Tawhidlu, who blogs at Sahel e Salamat and is a supporter of defeated reformist candidate Mir-Hossein Mousavi, was arrested in mid-June in Tehran, according to local news reports. The precise date of her arrest is unknown.

Ahmad Zaid-Abadi, Rooz Online
DETAINED: Mid-June

Zaid-Abadi, a well-known journalist who writes a weekly column for Rooz Online, a Farsi and English reformist news Web site, was arrested in mid-June in Tehran. Zaid-Abadi is also the director of the Organization of University Alumni of the Islamic Republic of Iran and a supporter of the defeated candidate Mehdi Karroubi. The details of his arrest remain unknown.

Mehamsa Amrabadi, Itmad e Milli
Behzad Bashbo, date unknown
Khalil Mir-Ashrafi, date unknown
DETAINED: June 15, 2009

Amrabadi, a reporter for Itmad e Milli newspaper, was arrested on June 15, her mother, Maryam Naqi, told the BBC Persian service. Naqi told the BBC that the Ministry of Justice informed her on June 18 that her daughter was being held at Evin Prison. On June 17, Ham Mihan, a news Web site, reported that the cartoonist Bashbo and television producer Mir-Ashrafi were guests at Amrabadi's home in Tehran when all the three were detained.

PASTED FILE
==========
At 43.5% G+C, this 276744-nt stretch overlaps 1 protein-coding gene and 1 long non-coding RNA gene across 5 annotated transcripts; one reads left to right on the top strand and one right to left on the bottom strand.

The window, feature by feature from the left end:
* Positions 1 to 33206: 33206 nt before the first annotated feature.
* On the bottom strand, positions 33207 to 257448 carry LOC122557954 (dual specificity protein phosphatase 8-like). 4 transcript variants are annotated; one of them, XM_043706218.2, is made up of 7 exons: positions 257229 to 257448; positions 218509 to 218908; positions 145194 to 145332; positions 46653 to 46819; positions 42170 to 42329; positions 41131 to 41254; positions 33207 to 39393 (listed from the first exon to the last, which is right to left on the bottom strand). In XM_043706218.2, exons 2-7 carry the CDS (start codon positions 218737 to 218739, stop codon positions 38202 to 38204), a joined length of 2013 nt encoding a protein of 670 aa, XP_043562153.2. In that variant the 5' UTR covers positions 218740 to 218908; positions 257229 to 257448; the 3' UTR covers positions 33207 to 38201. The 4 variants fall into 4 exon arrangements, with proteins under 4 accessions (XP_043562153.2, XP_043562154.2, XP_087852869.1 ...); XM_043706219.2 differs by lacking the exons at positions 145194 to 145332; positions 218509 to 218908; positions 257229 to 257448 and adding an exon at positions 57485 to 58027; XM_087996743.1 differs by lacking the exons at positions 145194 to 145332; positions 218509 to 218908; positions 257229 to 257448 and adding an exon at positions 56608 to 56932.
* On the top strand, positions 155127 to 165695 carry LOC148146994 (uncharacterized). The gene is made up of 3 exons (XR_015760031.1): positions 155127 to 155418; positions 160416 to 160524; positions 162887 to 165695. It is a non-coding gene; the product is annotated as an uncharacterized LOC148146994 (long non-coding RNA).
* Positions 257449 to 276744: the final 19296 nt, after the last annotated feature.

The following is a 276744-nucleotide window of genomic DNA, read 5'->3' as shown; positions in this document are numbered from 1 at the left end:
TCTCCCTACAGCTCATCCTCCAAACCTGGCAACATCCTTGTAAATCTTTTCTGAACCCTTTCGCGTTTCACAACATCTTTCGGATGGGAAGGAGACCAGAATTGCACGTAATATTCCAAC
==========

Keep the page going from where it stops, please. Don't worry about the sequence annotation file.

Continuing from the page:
Mojtaba Pour-Mohssen, Gilan Imrouz
DETAINED: June 15, 2009

Ettelaat intelligence agents in Rasht, 150 miles (240 kilometers) northwest of Tehran, arrested Pour-Mohssen, editor-in-chief of the daily Gilan Imrouz and contributor to Radio Zamaaneh, an Internet radio station, according to the online station. It reported that agents took a computer, books, and films from his home. Pour-Mohssen also authors a blog called Haftha. His blog was last updated on June 13. Radio Zamaaneh reported that he is being held at Lakan Prison in Rasht.

Shiwa Nazar-Ahari, blogger
DETAINED: June 14, 2009

Nazar-Ahari, a blogger and a member of the Committee of Human Rights Reporters, a local watchdog group, was arrested by Ettelaat intelligence agents in her Tehran office on June 14, the committee reported.

Kaiwan Samimi, Nama
DETAINED: June 14, 2009

Samimi, manager of the now-defunct monthly magazine Nama, was arrested on June 14 in Tehran, according to multiple online articles.

July 2, 2009 3:32 PM ET